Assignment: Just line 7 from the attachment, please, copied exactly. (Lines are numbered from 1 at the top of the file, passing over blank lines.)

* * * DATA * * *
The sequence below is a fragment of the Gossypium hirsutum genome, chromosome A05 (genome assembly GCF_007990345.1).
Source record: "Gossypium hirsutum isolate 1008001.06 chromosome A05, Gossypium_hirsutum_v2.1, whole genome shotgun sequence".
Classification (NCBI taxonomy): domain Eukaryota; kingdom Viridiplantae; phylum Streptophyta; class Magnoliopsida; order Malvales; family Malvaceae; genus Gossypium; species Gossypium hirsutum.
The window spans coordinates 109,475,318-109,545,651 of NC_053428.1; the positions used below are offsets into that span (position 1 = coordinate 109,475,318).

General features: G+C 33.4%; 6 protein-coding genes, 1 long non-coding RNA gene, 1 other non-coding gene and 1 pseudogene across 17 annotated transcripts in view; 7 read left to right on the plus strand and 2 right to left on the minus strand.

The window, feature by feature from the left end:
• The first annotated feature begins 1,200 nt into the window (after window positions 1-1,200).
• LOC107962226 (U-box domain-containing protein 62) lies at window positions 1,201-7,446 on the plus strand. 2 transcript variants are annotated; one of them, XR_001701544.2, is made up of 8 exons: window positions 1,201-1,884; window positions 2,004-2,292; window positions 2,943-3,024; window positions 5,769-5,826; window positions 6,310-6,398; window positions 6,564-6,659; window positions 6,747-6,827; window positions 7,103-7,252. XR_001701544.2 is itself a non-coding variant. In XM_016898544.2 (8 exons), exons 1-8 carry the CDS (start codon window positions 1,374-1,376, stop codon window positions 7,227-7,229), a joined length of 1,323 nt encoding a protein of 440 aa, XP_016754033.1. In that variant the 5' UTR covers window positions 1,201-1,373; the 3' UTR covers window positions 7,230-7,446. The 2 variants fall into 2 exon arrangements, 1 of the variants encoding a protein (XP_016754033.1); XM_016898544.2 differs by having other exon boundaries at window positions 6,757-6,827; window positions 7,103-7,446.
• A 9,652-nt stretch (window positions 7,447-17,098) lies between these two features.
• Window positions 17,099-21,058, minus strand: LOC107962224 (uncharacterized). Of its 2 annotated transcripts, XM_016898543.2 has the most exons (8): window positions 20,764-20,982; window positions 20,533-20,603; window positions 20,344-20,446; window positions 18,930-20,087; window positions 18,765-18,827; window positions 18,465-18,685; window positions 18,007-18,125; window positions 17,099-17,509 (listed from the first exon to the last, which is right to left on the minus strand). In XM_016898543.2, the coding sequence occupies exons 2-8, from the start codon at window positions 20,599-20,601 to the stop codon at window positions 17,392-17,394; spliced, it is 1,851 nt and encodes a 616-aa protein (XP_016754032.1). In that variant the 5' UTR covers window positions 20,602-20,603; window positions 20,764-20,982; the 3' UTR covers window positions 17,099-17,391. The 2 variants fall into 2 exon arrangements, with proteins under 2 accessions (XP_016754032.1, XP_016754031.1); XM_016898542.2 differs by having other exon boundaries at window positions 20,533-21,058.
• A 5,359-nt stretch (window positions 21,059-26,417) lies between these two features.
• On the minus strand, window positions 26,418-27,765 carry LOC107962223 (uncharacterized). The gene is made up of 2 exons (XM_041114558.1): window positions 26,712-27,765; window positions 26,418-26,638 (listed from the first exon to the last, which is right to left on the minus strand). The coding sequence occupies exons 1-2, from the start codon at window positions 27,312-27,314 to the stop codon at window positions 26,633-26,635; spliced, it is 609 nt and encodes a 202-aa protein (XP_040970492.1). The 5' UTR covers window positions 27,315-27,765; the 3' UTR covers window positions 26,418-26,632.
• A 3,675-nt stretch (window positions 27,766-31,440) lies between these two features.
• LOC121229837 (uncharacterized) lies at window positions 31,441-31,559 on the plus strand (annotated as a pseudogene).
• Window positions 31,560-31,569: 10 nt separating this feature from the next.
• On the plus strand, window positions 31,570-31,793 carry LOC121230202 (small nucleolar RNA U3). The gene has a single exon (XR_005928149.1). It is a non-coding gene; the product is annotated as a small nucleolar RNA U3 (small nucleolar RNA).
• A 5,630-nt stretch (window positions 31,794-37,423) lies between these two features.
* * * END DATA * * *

• The first annotated feature begins 1,200 nt into the window (after window positions 1-1,200).